Steven looked down at his plate. There was some kale there, and a few colorful things his wife assured him were delicious peppers, and a piece of chicken only slightly larger than his business card.
“This,” he asked, “is dinner?”
“Yes,” his wife Stacey replied. “It’s from the heart healthy cookbook your doctor recommended.” For years, Stacey had been cooking up Steven’s favorites: fried fish, fried potatoes, lots of cheeseburgers, fried cheese sticks. But she wanted to keep her hubby around a lot longer, and his heart attack had really scared her. So she was willing to change.
Steven, on the other hand, wasn’t as eager. He looked at his plate and shook his head. “I’m not sure it’s worth it.”
Sound familiar? Making lifestyle changes can be a big part of your heart health routine. Altering what we eat, how much we eat, our levels of physical activity, giving up tobacco – these are all challenging things. Best of all, we’re asked to make these changes at the same time we’re supposed to be keeping our stress levels down!
Any change is uncomfortable, but sometimes it is necessary. It’s easy to stay motivated & focused in the immediate aftermath of a cardiac event – there’s nothing like the echo of those heart monitors beeping in your ears to drown out the cheesecake calling you from the fridge! – but with time, we forget. That’s when it’s easy to become frustrated with the greens & grains and start hankering for a big old cheeseburger with a side of everything, fried.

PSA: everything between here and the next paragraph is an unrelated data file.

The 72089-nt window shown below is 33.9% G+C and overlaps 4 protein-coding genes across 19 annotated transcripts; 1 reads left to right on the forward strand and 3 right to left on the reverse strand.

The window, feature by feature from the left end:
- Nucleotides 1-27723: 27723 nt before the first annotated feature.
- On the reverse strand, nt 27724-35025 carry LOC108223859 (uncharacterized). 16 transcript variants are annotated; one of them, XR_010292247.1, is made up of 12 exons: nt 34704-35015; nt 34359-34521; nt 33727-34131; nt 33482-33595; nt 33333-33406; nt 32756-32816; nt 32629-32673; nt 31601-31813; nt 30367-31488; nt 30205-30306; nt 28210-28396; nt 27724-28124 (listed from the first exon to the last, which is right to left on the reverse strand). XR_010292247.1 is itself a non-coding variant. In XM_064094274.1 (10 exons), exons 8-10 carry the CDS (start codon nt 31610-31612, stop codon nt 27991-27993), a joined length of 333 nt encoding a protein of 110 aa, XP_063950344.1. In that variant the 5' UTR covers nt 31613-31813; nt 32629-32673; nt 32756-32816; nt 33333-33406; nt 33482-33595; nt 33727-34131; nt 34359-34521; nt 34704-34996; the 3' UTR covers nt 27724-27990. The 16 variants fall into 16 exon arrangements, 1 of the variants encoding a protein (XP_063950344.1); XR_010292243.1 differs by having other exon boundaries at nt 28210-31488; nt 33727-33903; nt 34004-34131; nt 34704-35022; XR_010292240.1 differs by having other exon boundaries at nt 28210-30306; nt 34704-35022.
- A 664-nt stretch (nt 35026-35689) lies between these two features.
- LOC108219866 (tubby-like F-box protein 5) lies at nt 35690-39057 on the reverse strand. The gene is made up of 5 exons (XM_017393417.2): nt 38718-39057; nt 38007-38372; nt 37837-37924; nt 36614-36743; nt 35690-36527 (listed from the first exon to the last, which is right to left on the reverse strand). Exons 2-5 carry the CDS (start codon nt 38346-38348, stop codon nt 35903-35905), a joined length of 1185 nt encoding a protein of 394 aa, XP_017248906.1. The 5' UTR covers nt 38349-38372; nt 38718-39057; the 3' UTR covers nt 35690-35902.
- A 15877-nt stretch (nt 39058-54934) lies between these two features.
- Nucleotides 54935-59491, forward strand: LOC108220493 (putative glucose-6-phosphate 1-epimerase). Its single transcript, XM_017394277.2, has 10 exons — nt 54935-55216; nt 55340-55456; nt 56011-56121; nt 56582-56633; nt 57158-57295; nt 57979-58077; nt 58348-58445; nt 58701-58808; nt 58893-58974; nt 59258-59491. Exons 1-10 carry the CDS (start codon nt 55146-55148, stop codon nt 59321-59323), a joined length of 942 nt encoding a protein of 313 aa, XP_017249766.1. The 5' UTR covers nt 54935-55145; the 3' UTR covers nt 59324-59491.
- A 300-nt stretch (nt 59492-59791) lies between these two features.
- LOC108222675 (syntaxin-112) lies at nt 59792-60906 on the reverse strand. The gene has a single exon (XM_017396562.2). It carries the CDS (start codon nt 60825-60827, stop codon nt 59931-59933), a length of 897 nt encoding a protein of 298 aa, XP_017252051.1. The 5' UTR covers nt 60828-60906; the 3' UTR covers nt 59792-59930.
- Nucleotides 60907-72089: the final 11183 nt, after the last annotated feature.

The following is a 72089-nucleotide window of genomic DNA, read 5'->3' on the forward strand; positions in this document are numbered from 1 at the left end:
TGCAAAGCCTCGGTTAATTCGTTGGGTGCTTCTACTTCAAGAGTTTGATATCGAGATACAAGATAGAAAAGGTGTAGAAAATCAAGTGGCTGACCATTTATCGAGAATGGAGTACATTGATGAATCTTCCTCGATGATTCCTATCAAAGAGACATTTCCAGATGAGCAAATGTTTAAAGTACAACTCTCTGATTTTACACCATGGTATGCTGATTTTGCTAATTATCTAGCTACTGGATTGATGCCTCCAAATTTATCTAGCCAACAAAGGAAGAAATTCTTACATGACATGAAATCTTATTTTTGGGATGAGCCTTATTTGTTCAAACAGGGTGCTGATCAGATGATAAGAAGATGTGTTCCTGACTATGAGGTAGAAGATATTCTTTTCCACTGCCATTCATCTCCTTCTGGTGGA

Giving into those cravings can be bad for your health. It can also be very emotionally upsetting for everyone who’s invested in you getting better when you ‘slip’. Many couples report that they’ve had conflict – even full blown fights – over the need for lifestyle change after a cardiac event.
Humor helps. It really does. Laughter can’t make kale taste like cheeseburgers, but it can alleviate some of the frustration you’re feeling when you’re faced with a plate of rabbit food. It feels good to laugh, even at dumb jokes. Don’t believe me? Try this:
What happens to a frog’s car when it breaks down?
It gets toad away?
Even if you didn’t laugh – if all you did was smile! – enjoying that tiny bit of humor had a powerful impact on your health. Your body relaxes when you laugh. Experiencing positive emotion lowers the blood pressure, improves circulation, and lifts the mood. You can use humor as a motivating reward: if you go to the trainer and do your exercises the way you’re supposed to, treat yourself to a favorite comedy movie. And don’t forget to laugh with the people who love you: not only are you bringing their stress levels down, you’re strengthening the bond you have with them.